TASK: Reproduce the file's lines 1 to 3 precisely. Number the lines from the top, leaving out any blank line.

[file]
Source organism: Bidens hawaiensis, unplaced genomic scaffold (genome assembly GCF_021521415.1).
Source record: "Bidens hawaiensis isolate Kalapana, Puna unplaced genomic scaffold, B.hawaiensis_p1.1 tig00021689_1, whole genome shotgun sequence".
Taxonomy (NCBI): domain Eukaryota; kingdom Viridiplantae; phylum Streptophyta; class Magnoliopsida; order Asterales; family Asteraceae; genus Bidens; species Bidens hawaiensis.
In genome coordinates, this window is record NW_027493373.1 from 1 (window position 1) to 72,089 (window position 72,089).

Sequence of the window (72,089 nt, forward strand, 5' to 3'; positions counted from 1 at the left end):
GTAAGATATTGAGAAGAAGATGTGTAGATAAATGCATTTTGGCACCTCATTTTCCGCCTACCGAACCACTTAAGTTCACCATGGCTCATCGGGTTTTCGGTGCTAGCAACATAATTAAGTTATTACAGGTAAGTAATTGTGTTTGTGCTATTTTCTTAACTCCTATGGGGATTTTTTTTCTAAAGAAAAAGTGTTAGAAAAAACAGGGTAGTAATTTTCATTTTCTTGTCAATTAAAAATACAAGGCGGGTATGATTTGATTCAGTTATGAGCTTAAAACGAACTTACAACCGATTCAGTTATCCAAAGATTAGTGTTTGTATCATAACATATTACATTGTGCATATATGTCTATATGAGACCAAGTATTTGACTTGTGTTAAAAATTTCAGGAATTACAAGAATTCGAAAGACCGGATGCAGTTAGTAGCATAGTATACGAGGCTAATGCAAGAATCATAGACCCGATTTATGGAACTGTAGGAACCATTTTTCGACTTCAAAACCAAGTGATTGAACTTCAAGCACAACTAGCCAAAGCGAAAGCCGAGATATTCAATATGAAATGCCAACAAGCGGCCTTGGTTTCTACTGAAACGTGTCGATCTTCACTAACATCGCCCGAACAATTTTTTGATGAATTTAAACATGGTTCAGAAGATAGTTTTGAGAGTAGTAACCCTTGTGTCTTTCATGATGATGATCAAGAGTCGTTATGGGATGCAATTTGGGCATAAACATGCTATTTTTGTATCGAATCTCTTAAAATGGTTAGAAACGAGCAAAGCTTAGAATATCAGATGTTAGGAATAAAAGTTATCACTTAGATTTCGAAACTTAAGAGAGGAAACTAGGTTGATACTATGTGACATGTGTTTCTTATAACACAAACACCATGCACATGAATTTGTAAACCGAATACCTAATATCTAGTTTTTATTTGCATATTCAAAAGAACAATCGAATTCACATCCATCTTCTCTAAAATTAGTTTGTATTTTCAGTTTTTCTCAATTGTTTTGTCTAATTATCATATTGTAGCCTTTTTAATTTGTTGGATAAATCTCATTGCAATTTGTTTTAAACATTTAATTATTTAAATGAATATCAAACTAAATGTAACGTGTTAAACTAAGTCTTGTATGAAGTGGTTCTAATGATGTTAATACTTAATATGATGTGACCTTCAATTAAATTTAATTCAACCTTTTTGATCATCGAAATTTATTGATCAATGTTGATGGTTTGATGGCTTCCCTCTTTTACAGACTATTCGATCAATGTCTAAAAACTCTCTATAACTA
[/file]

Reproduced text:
Source organism: Bidens hawaiensis, unplaced genomic scaffold (genome assembly GCF_021521415.1).
Source record: "Bidens hawaiensis isolate Kalapana, Puna unplaced genomic scaffold, B.hawaiensis_p1.1 tig00021689_1, whole genome shotgun sequence".
Taxonomy (NCBI): domain Eukaryota; kingdom Viridiplantae; phylum Streptophyta; class Magnoliopsida; order Asterales; family Asteraceae; genus Bidens; species Bidens hawaiensis.